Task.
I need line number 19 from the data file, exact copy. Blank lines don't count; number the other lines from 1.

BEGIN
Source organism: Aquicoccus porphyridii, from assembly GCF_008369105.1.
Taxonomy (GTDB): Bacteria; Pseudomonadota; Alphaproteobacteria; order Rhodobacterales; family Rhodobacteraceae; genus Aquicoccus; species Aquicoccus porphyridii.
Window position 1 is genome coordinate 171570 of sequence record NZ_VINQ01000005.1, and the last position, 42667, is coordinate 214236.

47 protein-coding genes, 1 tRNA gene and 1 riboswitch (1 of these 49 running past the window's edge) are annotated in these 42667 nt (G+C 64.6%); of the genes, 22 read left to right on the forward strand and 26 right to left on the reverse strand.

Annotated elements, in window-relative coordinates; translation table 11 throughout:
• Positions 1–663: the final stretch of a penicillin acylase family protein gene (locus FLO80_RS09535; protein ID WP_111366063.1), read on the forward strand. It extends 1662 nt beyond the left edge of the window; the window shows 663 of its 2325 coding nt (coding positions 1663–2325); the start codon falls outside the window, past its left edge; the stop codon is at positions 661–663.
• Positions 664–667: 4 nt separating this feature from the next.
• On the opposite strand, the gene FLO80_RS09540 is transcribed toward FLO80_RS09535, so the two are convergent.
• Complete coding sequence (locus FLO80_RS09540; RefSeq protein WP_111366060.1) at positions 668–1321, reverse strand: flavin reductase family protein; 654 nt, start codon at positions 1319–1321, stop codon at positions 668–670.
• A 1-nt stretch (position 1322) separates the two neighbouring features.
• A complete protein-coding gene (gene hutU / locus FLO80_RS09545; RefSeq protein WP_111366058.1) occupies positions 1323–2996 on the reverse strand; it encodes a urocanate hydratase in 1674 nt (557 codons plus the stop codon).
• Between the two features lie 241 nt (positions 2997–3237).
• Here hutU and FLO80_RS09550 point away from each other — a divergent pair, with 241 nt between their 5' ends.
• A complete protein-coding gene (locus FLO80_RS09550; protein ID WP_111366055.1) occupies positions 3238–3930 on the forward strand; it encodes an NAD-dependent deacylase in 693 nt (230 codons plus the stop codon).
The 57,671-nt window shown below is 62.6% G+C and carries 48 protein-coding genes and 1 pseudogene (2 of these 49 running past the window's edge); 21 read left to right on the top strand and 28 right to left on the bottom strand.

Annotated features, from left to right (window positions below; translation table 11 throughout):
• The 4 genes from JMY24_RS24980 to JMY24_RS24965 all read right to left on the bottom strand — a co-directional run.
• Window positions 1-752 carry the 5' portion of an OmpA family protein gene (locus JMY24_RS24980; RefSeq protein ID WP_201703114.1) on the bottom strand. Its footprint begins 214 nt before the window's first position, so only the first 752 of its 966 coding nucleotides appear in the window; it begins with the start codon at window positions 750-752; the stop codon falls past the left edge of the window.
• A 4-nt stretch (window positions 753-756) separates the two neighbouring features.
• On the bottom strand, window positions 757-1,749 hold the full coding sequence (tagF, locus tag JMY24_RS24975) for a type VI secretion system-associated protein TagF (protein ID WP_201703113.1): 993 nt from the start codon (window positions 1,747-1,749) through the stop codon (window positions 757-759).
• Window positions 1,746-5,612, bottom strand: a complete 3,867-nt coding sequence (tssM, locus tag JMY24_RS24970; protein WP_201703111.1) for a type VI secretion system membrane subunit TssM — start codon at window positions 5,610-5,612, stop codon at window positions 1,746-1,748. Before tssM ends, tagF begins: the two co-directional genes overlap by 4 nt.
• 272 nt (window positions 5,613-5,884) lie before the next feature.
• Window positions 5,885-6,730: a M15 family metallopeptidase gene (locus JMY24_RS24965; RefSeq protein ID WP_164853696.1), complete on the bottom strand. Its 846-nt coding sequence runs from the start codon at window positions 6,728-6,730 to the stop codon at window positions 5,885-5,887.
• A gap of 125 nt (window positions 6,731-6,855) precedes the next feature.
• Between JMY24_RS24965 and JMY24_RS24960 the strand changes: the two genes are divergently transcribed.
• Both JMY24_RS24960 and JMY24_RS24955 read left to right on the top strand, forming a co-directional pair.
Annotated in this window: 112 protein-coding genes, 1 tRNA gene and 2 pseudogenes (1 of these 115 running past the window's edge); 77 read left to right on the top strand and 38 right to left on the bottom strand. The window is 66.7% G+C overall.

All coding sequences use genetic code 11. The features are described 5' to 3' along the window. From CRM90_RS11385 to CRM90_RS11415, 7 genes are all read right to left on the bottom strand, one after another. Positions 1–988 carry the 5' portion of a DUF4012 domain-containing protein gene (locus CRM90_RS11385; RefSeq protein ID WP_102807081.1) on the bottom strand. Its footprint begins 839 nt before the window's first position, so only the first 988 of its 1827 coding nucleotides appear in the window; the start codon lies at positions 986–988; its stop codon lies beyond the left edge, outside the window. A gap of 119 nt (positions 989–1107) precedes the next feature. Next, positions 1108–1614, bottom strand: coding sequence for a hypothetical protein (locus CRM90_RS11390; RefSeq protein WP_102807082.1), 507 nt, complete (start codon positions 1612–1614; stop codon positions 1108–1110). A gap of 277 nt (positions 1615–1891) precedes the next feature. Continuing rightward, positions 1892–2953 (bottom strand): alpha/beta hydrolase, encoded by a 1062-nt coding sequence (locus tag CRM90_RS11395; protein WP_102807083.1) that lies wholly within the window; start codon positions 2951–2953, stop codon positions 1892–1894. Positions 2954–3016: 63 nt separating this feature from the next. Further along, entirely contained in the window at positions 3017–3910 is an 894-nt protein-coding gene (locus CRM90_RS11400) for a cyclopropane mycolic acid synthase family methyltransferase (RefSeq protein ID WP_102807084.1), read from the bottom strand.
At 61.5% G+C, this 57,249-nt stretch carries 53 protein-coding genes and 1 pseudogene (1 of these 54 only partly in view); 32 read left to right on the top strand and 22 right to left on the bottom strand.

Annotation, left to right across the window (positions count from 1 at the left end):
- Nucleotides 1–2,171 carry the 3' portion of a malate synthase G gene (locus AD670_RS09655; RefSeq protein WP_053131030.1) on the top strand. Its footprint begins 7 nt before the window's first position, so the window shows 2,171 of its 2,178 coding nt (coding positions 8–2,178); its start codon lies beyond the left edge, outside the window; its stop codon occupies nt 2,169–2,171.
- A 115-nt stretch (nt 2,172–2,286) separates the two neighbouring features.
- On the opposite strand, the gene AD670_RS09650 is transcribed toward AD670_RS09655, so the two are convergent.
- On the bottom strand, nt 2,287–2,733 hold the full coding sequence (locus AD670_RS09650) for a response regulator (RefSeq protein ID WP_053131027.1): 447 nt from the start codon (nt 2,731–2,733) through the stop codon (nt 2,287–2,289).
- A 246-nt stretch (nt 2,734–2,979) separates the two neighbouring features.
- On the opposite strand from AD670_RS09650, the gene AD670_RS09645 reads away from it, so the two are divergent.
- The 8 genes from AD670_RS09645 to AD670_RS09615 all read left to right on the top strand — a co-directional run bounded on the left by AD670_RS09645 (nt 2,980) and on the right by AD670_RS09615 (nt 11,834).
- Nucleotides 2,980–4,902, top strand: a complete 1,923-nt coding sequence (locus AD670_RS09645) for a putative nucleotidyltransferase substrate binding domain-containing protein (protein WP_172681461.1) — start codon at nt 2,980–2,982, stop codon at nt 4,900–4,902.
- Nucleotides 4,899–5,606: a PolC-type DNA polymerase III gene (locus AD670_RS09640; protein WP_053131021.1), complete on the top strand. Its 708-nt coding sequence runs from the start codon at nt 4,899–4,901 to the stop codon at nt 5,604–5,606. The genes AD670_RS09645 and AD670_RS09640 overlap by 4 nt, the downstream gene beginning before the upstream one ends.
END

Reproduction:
• A 4-nt stretch (window positions 753-756) separates the two neighbouring features.